A Grand Philadelphia Estate Built at the Height of the Great Depression

Location: Philadelphia, Pennsylvania

Price: $2,950,000

The stone masons, woodworkers, and carpenters who were contracted to produce this colossal stone estate for Philadelphia industrialist Morris Leeds must have jumped at the chance to work during the lowest lows of the Great Depression, as this house was constructed between 1931 and 1935. Leeds, an engineer who specialized in electrical controls, built the house as he was entering his sixties and looks to have plunged a good portion of his considerable wealth into the undertaking. Renovated in 2008 and 2009 -- ironically coinciding with the most recent recession -- the 10,000-square-foot mansion retains much of its period detail and, with eight beds and nine baths for under $3,000,000, this is looking like a deal compared to the crudely renovated Main Line mansions we looked at last week.

Presented by

Curbed.com offers its daily witty, urbane take on architecture, real estate, and neighborhood news in nearly a dozen cities across the U.S., and on its flagship Curbed National site, where House of the Day, written by Rob Bear, appears.

Never Tell People How Old They Look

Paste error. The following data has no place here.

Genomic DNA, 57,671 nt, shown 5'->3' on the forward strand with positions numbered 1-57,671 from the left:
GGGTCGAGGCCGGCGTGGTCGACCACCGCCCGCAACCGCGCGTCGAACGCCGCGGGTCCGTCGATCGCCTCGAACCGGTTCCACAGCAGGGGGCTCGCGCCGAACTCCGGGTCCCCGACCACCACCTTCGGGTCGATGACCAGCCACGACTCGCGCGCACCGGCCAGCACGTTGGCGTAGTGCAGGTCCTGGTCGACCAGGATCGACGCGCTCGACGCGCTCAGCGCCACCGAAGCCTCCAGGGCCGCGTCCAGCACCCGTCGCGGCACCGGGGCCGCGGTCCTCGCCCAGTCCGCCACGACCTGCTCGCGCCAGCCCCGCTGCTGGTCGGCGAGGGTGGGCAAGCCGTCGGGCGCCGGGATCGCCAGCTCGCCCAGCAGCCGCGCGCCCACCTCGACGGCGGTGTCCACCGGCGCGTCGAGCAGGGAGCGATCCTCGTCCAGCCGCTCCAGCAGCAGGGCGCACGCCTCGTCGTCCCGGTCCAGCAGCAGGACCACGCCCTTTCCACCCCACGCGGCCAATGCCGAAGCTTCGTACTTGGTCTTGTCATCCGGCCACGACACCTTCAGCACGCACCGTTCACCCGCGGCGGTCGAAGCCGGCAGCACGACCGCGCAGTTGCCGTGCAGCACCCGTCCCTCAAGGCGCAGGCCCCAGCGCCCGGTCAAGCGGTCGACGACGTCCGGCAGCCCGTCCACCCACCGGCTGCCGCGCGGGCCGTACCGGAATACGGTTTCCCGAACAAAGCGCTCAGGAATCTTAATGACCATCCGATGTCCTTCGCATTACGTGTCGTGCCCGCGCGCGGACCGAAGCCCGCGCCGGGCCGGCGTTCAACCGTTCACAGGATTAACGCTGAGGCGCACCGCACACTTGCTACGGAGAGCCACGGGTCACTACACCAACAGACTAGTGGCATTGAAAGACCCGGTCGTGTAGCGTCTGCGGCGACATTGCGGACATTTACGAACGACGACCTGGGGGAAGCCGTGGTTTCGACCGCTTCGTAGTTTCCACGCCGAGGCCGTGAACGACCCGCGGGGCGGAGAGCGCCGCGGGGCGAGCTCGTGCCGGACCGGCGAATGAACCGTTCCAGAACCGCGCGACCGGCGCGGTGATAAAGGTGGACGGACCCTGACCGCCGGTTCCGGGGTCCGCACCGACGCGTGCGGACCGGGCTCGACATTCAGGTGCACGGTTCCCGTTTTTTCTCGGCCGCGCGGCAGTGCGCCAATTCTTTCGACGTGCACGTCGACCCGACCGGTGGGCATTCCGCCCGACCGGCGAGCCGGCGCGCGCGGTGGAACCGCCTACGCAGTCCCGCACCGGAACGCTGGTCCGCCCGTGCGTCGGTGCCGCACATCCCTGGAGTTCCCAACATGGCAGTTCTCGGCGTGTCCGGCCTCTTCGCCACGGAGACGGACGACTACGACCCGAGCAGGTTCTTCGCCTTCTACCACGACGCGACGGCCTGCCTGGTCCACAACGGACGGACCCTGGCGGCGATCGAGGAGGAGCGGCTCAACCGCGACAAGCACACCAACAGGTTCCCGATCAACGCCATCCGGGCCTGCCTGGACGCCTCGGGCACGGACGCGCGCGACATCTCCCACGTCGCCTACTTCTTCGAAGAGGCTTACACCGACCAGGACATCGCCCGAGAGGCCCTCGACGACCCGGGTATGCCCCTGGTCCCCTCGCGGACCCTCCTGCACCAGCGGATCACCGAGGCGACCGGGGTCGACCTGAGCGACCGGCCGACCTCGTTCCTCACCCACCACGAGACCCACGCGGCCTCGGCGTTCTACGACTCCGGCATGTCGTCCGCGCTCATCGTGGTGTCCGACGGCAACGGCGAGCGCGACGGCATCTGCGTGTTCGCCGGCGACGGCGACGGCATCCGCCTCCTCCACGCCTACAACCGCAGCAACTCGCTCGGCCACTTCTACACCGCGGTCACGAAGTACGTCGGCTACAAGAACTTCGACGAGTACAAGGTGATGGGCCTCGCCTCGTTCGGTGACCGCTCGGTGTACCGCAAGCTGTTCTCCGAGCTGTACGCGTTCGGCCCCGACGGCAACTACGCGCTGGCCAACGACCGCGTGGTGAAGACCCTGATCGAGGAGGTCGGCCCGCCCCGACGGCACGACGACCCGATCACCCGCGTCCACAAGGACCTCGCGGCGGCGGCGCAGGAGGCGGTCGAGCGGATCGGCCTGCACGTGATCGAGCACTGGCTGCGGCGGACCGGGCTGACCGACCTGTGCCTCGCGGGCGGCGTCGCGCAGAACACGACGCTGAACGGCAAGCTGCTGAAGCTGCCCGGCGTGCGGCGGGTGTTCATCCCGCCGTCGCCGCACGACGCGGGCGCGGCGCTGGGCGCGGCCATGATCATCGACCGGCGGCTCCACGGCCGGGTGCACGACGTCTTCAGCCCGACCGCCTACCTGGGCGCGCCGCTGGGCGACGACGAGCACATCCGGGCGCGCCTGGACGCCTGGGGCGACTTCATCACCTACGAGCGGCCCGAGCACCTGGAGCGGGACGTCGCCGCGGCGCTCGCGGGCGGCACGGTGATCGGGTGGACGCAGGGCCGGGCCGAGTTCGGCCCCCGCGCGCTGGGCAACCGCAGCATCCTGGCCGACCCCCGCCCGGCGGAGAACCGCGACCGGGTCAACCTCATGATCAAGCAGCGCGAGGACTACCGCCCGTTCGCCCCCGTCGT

Age discrimination affects us all. Who cares about youth? James Hamblin turns to his colleague Jeffrey Goldberg for advice.

Join the Discussion

After you comment, click Post. If you’re not already logged in you will be asked to log in or register.

blog comments powered by Disqus

Video

Never Tell People How Old They Look

Age discrimination affects us all. James Hamblin turns to a colleague for advice.

Video

Would You Live in a Treehouse?

A treehouse can be an ideal office space, vacation rental, and way of reconnecting with your youth.

Video

Pittsburgh: 'Better Than You Thought'

How Steel City became a bikeable, walkable paradise

Video

A Four-Dimensional Tour of Boston

In this groundbreaking video, time moves at multiple speeds within a single frame.

Video

Who Made Pop Music So Repetitive? You Did.

If pop music is too homogenous, that's because listeners want it that way.

More in National

Just In